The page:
Seashaken Houses: a lighthouse history from Eddystone to Fastnet
Seashaken Houses: a lighthouse history from Eddystone to Fastnet, Tom Nancollas, Particular Books, 2018, 256 pages, black and white illustrations, hardback.
I like a book to have a good title and Seashaken Houses, a line borrowed from Dylan Thomas, is a good title. ‘Standing far offshore, the rock lighthouses are strange conceits, surrounded entirely by water but impervious to its effects… In fair conditions, waves bounce against their massive drum-like lower parts, sending chance plumes of spray to harass the window sills. Fouler weather sends heavier walls of water over the fragile glass lanterns, usually held protectively out of the sea’s reach. In the heaviest weather, they shake.’ Several accounts by lighthouse men attest to this shaking. The buildings groan too, in the heaviest seas.
The book started as a dissertation – ‘A Machine for Living in: appraising the Rock Lighthouse interior’ – commended in the Gus Astley Student Awards in 2016. By the time it became a book the title had, thankfully, changed but it had also morphed into something broader. Part architectural and social history of these eccentric buildings, it is written as a travelogue, giving an understanding of the isolation and purpose of these edifices. The incredible ingenuity required to build them at sea and the tenacity of the men who manned them, risking their lives and their sanity, are woven with salty tales of seafaring and shipwrecks to form a richly atmospheric read. Nancollas writes of the lighthouses: ‘Their stories would hold the attention of even the most wandering mind.’
The book takes you on a journey around the seas of Britain to visit surviving rock lighthouses. From the oldest standing one (Bell Rock, 1813), off Arbroath in Scotland, past Perch Rock in the mouth of the Mersey to Wolf Rock located in notoriously tempestuous seas eight miles off the coast of Land’s End. These are lighthouses on the very fringes of the country, not even of the country, standing on offshore rocky reefs that had, by the time any of the lighthouses were built, wrecked many ships and claimed many lives.
The story starts with Henry Winstanley’s ludicrously decorative first lighthouse at Eddystone (1698). Built of timber, with an external stair wrapping around, it looked more like a helter-skelter in a fairground than a fortress to face the worse tempers of the sea. Surprisingly, it lasted for five years until the Great Storm of 1703 swept it away with Winstanley (who had rushed out to it to sea to strengthen it) inside it. The lighthouse and Winstanley were never seen again. He was not alone. Thirteen naval ships were wrecked and 1,000 sailors died in the same storm. John Smeaton’s replacement at Eddystone (1759) became the standard form for all later lighthouses: the tall, tapering cylinder topped with the glass-encased light. Smeaton’s particular tour de force was to build it of interlocking stonework, blocks dovetailed together and bedded with hydraulic cement. It became the blueprint for lighthouse building.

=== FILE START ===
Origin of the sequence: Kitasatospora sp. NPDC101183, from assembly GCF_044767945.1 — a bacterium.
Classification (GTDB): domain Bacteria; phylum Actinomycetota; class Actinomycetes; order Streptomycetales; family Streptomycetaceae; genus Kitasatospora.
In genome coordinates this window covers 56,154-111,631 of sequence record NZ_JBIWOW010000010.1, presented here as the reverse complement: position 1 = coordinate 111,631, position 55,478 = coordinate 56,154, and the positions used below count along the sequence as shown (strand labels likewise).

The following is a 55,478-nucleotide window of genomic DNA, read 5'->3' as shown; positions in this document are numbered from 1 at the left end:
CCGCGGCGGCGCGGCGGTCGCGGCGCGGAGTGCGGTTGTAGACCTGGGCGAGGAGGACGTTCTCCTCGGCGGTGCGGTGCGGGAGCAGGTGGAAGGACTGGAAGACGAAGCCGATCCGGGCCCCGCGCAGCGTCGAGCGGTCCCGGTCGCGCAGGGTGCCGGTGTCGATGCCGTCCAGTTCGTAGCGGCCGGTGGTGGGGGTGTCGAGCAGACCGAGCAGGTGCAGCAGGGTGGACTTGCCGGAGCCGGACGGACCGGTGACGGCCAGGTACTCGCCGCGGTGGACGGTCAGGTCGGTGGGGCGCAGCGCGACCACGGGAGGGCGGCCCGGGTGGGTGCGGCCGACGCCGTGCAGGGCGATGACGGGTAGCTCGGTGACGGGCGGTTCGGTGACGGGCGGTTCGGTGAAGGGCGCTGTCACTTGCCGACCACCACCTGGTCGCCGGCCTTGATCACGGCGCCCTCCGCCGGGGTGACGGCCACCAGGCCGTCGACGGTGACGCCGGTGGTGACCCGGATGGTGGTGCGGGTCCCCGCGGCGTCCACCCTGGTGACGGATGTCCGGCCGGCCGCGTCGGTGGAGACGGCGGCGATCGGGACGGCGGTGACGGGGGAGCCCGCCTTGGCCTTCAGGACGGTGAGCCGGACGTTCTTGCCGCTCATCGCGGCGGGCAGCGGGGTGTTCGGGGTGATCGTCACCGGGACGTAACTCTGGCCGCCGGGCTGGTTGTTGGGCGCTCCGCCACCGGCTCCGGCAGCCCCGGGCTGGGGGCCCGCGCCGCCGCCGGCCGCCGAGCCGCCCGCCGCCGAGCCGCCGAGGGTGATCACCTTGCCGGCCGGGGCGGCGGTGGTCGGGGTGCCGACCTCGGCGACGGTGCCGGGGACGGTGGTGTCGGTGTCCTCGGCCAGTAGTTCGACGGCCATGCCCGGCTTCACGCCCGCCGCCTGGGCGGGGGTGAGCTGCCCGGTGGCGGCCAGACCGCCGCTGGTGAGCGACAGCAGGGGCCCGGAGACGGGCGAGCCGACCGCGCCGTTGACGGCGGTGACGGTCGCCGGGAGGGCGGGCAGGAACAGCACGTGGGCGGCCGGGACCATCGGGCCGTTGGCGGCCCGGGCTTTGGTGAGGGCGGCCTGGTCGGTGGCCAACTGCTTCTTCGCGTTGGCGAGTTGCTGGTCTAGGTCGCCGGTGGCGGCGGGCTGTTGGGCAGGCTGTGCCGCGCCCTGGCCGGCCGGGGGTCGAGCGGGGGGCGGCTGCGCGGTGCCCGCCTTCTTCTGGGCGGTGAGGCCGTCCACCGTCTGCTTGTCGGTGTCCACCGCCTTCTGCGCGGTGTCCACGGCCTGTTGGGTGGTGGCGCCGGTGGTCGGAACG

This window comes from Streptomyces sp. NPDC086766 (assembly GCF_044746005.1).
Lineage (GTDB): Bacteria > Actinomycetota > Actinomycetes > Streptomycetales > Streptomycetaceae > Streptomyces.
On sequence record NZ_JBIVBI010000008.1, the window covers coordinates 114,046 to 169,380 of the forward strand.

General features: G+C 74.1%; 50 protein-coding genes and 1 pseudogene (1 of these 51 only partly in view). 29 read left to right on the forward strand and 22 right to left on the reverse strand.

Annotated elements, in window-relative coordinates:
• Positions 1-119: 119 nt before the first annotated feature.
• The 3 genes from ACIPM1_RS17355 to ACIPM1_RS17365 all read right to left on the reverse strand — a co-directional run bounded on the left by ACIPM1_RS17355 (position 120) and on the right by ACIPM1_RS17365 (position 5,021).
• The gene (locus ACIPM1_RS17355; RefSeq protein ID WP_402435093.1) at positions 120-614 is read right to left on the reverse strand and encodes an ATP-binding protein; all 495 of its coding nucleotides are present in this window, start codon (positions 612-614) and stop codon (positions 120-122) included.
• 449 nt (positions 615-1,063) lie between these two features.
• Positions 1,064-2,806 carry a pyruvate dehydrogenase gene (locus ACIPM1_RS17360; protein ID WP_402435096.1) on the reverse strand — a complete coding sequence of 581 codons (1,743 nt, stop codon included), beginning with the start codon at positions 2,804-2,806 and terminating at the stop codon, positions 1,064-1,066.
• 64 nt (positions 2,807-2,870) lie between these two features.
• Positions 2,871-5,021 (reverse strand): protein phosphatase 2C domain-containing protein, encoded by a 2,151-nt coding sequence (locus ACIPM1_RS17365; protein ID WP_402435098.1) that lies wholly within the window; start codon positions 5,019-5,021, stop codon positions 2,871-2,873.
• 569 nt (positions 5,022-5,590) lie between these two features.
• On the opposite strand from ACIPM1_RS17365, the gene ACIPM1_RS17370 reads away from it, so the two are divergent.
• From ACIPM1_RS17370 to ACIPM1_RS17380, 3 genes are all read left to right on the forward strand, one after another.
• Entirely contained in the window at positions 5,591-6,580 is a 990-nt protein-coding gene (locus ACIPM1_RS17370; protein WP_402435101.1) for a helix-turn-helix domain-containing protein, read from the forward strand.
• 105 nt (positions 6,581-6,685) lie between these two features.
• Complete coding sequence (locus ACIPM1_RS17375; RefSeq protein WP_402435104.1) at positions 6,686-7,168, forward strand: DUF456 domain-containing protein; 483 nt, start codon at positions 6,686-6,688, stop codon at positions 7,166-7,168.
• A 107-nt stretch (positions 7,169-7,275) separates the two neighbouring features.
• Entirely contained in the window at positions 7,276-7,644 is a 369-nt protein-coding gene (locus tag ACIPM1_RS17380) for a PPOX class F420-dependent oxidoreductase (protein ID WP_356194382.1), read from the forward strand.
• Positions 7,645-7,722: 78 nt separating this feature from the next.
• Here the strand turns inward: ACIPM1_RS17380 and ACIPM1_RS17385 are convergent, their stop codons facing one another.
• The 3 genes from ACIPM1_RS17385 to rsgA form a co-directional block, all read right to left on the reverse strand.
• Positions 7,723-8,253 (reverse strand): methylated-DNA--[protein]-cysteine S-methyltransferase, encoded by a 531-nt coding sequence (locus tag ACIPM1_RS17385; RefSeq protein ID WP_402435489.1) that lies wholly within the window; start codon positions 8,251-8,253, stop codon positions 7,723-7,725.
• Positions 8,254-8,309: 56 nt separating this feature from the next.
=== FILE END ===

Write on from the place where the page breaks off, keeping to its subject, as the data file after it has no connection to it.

Not that it made building them any easier. As Nancollas writes of the men who built Bishop Rock lighthouse, 32 miles off the coast of Land’s End: ‘these men clung like limpets to unforgiving nodules of granite. Atlantic swells regularly crashed over their god-forsaken building site, but they clung on with the help of harnesses bolted deeply into the rock. Even the tools were tied down. They ate limpets too, in their grim quarters on a nearby islet because storms frequently halted their supply chain.’ The book captures the isolation of these buildings, as well as the deprivations faced by the men who built and manned them. There is no romantic view of these isolated beacons. Madness was never far away.
Seashaken Houses is an evocative and well-written book. It does not easily fit into a category, part architectural and social history, part travelogue, but I liked it all the more for that. Perhaps bookshops and libraries should have a good-read section. That would be a good place for it.
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